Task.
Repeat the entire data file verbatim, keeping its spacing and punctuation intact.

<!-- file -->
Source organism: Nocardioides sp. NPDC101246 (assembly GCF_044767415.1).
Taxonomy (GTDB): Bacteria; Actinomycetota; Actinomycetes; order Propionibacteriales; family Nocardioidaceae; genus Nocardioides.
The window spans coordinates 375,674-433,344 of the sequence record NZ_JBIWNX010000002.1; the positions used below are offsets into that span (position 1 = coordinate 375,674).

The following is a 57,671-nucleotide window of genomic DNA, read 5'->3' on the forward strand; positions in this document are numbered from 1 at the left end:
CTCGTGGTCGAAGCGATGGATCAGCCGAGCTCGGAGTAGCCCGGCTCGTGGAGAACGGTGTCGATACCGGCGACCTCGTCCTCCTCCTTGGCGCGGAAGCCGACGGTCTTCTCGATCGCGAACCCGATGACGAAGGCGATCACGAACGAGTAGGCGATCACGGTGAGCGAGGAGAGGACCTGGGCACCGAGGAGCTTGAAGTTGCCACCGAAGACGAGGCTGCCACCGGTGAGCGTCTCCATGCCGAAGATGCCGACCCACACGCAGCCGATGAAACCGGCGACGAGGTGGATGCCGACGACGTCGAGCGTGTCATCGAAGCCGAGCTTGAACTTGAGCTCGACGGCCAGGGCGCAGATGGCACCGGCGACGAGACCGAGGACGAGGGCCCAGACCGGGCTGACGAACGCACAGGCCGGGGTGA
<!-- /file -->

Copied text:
Source organism: Nocardioides sp. NPDC101246 (assembly GCF_044767415.1).
Taxonomy (GTDB): Bacteria; Actinomycetota; Actinomycetes; order Propionibacteriales; family Nocardioidaceae; genus Nocardioides.
The window spans coordinates 375,674-433,344 of the sequence record NZ_JBIWNX010000002.1; the positions used below are offsets into that span (position 1 = coordinate 375,674).

The following is a 57,671-nucleotide window of genomic DNA, read 5'->3' on the forward strand; positions in this document are numbered from 1 at the left end:
CTCGTGGTCGAAGCGATGGATCAGCCGAGCTCGGAGTAGCCCGGCTCGTGGAGAACGGTGTCGATACCGGCGACCTCGTCCTCCTCCTTGGCGCGGAAGCCGACGGTCTTCTCGATCGCGAACCCGATGACGAAGGCGATCACGAACGAGTAGGCGATCACGGTGAGCGAGGAGAGGACCTGGGCACCGAGGAGCTTGAAGTTGCCACCGAAGACGAGGCTGCCACCGGTGAGCGTCTCCATGCCGAAGATGCCGACCCACACGCAGCCGATGAAACCGGCGACGAGGTGGATGCCGACGACGTCGAGCGTGTCATCGAAGCCGAGCTTGAACTTGAGCTCGACGGCCAGGGCGCAGATGGCACCGGCGACGAGACCGAGGACGAGGGCCCAGACCGGGCTGACGAACGCACAGGCCGGGGTGA